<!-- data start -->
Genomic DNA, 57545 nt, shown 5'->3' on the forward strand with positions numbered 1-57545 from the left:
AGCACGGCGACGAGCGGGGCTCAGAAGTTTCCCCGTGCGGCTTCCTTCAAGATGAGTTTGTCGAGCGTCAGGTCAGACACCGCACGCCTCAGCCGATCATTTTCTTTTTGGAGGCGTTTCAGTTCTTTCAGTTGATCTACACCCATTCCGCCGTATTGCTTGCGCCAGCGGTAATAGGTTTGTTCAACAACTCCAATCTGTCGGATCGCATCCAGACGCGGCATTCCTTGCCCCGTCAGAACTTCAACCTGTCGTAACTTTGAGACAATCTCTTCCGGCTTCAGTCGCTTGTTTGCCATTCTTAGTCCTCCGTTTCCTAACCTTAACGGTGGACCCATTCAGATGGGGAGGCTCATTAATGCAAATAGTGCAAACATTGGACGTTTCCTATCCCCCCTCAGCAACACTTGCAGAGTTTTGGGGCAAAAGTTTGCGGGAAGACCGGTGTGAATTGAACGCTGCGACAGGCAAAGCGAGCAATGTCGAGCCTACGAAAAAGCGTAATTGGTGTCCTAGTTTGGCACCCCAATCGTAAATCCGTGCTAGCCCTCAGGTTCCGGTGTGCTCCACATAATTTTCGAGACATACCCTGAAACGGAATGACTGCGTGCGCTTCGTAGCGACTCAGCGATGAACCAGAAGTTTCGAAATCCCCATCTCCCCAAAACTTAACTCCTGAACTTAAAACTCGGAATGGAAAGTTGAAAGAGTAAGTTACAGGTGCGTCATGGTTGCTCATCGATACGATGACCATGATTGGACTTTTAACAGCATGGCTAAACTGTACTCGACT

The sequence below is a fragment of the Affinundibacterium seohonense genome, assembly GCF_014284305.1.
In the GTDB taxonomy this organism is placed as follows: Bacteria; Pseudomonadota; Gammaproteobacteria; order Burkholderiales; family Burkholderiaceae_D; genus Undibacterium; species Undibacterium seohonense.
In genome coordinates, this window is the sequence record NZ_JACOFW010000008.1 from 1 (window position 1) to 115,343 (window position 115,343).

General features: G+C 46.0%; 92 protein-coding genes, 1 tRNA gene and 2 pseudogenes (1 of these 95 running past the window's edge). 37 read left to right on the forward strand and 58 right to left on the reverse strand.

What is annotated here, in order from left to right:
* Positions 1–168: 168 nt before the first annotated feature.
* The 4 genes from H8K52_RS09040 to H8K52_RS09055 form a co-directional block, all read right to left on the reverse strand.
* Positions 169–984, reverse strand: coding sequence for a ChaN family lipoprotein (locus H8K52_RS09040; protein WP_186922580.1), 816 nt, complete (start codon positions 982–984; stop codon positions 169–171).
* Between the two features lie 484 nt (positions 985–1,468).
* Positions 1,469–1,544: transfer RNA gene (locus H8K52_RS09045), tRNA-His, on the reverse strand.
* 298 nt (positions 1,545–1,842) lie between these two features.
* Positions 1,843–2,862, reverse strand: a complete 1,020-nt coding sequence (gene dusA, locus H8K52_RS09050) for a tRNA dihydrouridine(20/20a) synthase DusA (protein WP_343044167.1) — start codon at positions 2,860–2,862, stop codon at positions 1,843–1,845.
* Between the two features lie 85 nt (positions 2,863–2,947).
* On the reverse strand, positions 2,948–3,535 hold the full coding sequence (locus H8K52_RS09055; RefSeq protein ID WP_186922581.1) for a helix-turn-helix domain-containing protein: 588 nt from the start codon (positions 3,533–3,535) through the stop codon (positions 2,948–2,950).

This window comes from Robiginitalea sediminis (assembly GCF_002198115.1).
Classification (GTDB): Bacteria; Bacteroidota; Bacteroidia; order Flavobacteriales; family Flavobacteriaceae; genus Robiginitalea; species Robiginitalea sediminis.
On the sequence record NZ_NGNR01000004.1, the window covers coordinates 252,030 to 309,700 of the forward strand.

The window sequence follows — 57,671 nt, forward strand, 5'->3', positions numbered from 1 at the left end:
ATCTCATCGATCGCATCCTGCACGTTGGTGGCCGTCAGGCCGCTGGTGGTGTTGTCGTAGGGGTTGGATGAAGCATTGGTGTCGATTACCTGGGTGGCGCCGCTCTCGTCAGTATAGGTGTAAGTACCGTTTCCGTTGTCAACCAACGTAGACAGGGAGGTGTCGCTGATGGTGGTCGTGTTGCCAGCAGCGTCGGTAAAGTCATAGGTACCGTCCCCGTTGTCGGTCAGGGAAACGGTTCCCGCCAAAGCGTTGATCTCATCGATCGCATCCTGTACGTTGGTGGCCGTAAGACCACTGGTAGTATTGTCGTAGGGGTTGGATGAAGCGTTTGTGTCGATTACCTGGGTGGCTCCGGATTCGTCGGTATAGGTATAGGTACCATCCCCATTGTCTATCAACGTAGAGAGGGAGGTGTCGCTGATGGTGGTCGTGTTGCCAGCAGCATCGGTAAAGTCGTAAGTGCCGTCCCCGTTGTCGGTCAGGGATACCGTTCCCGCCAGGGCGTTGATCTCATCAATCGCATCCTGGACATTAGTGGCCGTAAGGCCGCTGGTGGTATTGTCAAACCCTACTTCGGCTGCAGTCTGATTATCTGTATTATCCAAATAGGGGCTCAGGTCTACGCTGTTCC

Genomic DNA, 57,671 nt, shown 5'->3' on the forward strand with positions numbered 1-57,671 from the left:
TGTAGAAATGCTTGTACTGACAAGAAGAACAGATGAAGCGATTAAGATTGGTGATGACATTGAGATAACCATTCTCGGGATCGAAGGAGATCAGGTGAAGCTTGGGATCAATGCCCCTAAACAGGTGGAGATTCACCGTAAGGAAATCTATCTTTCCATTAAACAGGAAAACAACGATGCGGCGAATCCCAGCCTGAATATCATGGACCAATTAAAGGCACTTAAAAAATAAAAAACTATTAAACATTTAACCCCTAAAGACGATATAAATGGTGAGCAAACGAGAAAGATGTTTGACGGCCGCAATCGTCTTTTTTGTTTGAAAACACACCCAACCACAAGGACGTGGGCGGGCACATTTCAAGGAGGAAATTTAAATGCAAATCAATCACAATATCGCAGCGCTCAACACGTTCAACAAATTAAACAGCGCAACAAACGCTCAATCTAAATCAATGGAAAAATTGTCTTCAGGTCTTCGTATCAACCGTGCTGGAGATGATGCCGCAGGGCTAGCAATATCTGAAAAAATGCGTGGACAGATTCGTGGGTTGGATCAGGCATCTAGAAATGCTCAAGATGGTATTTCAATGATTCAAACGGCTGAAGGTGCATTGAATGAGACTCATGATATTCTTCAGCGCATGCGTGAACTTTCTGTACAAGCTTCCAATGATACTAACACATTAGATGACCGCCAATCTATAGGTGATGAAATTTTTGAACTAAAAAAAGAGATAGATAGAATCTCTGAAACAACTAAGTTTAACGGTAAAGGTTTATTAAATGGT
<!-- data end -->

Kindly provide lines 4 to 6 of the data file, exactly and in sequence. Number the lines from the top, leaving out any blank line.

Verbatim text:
In the GTDB taxonomy this organism is placed as follows: Bacteria; Pseudomonadota; Gammaproteobacteria; order Burkholderiales; family Burkholderiaceae_D; genus Undibacterium; species Undibacterium seohonense.
In genome coordinates, this window is the sequence record NZ_JACOFW010000008.1 from 1 (window position 1) to 115,343 (window position 115,343).

General features: G+C 46.0%; 92 protein-coding genes, 1 tRNA gene and 2 pseudogenes (1 of these 95 running past the window's edge). 37 read left to right on the forward strand and 58 right to left on the reverse strand.